PSALM 139Blessed are yo
Advent Dec. 4
"Even before there is a word on my tongue,
Behold, O Lord, You know it all.
You have enclosed me behind and before,
And laid Your hand upon me.
Such knowledge is too wonderful for me;
It is too high, I cannot attain to it."
First, let's look at this through the perspective of the Promised One from the lineage of David,
the Christ Child and the story of His birth. First, if you've been reading my blog for very long, you might have noticed one of my favorite phrases in Scripture is found in Luke 1:35 in the words the angel said to Mary...
"The Holy Spirit will overshadow you;
and for that reason the holy Child--
the holy thing begotten--
I love this because it seems to hint that there is no other word in any language which could describe the unique, one of a kind thing, "the holy thing begotten."
There is Thing One,
But there is no Thing Two.
We use the word "thing" when we cannot find any other word on the tip of our tongue. Not even in the language of angels could a description be found to tell this very young virgin.
Then, the description, "the Holy Spirit will overshadow you,"
is also in a category all by itself, the immaculate conception.
Perhaps the closest we can come to it is in the words of Psalm 139:5...
"You have enclosed me behind and before,
And laid Your hand upon me."
Mary's amazing response to this mystery?
"Be it done to me according to Your word."
Have you ever held a baby bird or animal cupped carefully between your hands as gentle as can?
So not just Mary was overshadowed by the Holy Spirit, but we are also kept in the Father's hands.
"Thy hand, (means ) also the palm of Thy hand."
(Joseph Addison Alexander)
And what does God have inscribed upon His hands?
"Can a woman forget her nursing child
And have no compassion on the son of her womb?
Even these may forget, but I will not forget you.
Behold, I have inscribed you on the palms of My hands...
"while My glory is passing by,
that I will put you in the cleft of the rock
and cover you with My hand."
God has to protect us from Himself
because He is so glorious that we cannot stand it!
No wonder the Psalmist tell us...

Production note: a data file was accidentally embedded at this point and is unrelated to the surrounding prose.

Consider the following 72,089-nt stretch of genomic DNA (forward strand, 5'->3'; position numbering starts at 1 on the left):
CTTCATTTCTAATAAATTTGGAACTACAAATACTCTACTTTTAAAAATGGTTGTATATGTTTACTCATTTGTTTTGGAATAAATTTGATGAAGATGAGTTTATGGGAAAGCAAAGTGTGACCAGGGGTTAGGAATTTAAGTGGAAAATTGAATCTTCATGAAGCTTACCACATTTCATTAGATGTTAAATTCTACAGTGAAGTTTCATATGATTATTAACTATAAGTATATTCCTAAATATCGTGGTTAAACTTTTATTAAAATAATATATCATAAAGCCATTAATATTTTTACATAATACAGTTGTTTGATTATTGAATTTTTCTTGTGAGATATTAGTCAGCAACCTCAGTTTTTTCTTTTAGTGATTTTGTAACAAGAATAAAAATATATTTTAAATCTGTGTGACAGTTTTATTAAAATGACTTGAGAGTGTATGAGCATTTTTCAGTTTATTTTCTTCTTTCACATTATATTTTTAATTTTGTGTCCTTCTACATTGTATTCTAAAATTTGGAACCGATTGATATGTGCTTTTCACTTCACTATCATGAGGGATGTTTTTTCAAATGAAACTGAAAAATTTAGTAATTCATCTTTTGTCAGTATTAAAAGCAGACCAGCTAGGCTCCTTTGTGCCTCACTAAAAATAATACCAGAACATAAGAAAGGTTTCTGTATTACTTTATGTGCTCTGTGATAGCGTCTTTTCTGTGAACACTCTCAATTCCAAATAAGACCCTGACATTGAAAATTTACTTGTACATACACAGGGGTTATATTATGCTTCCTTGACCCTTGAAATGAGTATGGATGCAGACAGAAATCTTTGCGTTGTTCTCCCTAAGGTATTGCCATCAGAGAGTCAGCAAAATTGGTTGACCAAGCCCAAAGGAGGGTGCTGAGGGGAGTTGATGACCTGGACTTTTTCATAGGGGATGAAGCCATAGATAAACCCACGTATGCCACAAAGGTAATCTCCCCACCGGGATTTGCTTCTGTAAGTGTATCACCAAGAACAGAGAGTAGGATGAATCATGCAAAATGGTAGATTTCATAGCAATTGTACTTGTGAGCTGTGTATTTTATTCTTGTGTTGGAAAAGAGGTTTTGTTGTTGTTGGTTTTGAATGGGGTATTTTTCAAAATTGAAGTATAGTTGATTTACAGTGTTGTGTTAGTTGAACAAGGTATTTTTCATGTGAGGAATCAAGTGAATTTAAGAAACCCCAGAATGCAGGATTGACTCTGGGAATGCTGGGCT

"Such knowledge is too wonderful for me;
It is too high, I cannot attain to it."
Then there is the matter of the following verses in Luke 1, of the two pregnant women meeting, perhaps even for the first time, Mary and Elizabeth. Who recognized the Christ in Mary's womb first? Another babe, John the Baptist, Elizabeth's unborn child...No words were needed, just a little leaping. It is such an important fact of the babies recognizing one another, that it is repeated twice (verse 41 & verse 44)
"When Elizabeth heard Mary's greeting,
the baby leaped in her womb;
and Elizabeth was filled with the Holy Spirit.
And she cried out with a loud voice and said,
Blessed are you among women,
and blessed is the fruit of your womb!
And how has it happened to me,
that the mother of my Lord would come to me?
For behold, when the sound of your greeting reached my ears,
the baby leaped in my womb for joy.
And blessed is she who believed that there would be
a fulfillment of what had be spoken to her by the Lord."
Before Christ was born, before He was yet to utter a word, He Himself being the very Word of God, two babies still in the womb recognized each other. Amazing. Leaping for joy! What an elevated view of the sanctity of life of the unborn. God knows each and every one of us, every thought and every word which would proceed from our mouths. Before we obtain the ability to speak in the womb, down to our old age with those senior moments when words are on the tip of their tongue but we can't quite remember them, God knows every single one.
"For thoughts are words to God."
"Although there be not a word in my tongue,
behold, O Jehovah, thou knowest the whole of it,
--that is, thou knowest all my words before they are uttered,
as Thou knowest all my thoughts while as yet they are unformed."
(unformed words, unformed embryos)
"Think not that your words are dissipated in the air before God can hear.
Oh no! He knows them even when still upon your tongue."
(Johann David Frisch, 1731)